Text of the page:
One major issue is that the mixture becomes considerably thicker the more it’s stirred. Once the flour is added the density begins to build almost exponentially. This continues as the candies and nuts are added and more and more ingredients are folded in. I ended up reaching for a stronger and larger mixing spoon. It became obvious to us the recipe needs to be re-worked in an effort to point this issue out and to end up with a lighter and less-dense fruitcake after baking. Mixing the fruits and nuts separately and then gently folding them into the mixture would probably help.

Another interesting discovery is that, once the fruitcakes are removed from the oven, unless they’re refrigerated (and largely because of their density) they are quite hot for a couple hours and continue to cook. Testing these fruitcakes for “doneness” with a toothpick or butter knife is completely pointless. Just take them out after an hour, put them on the cooling racks and leave them alone till they’re cool.

Finally, these quart-size foil pans are great for these fruitcakes. I just gave each one a couple flexes and the fruitcake would drop right into my hand. Perfect.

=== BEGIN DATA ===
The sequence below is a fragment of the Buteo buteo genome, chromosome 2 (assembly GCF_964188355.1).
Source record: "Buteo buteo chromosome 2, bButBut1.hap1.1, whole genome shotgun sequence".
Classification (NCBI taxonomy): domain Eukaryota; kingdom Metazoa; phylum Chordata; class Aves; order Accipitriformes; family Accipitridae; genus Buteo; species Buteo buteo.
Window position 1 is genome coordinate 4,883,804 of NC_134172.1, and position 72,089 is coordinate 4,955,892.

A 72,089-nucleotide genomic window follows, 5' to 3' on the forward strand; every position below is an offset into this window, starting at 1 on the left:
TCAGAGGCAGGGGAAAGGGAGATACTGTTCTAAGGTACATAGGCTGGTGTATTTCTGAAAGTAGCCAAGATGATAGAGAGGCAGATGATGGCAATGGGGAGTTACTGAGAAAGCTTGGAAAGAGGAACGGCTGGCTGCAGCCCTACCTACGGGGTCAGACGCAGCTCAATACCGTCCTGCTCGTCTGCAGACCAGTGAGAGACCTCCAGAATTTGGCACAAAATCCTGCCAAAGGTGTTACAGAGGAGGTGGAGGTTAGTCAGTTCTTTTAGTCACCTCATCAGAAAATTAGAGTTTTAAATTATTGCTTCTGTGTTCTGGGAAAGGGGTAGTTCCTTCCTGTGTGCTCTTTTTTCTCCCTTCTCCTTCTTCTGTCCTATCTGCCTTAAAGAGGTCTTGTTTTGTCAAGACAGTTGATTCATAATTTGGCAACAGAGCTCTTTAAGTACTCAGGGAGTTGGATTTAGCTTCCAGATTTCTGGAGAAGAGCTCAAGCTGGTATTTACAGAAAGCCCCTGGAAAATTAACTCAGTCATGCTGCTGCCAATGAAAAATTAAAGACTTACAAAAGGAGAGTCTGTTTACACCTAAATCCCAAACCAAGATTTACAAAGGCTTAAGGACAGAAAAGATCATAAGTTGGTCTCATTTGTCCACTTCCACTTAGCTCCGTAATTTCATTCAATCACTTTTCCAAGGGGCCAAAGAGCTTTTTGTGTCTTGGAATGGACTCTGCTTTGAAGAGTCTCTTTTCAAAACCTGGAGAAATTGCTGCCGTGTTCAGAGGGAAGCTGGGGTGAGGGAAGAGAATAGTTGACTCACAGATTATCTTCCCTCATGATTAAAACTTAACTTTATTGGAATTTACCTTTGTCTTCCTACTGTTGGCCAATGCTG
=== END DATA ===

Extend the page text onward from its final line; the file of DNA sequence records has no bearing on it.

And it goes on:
I have to commend Sharron Lee for her tenacity in making so many batches of these fruitcakes over the years. I’m not sure when she started but I remember starting to receive them early in the 1970s. Scott estimates his mom stopped making these in the mid 1980s when his youngest sister finished high school and went off to college. The fruitcakes were quite a beautiful, time-consuming and yes, expensive, thing for her to do for the people who received them, the people she really cared about. Hers are the kinds of real Christmas traditions that last as memories forever.

Sharron Lee’s Classic Dark Christmas Fruitcake
Makes five 8″ x 3-3/4″ (one-quart) loaves

Ingredients
1 lb pork fat, ground (no lean meat in it whatsoever)
2 cups dark brown sugar
1 cup molasses, preferably Grandma’s brand Robust variety
2 cups boiling water
1 tsp ground cinnamon
1 tsp ground cloves
1 tsp ground nutmeg
5 cups all-purpose flour, unbleached
1 tsp baking powder
1 tsp baking soda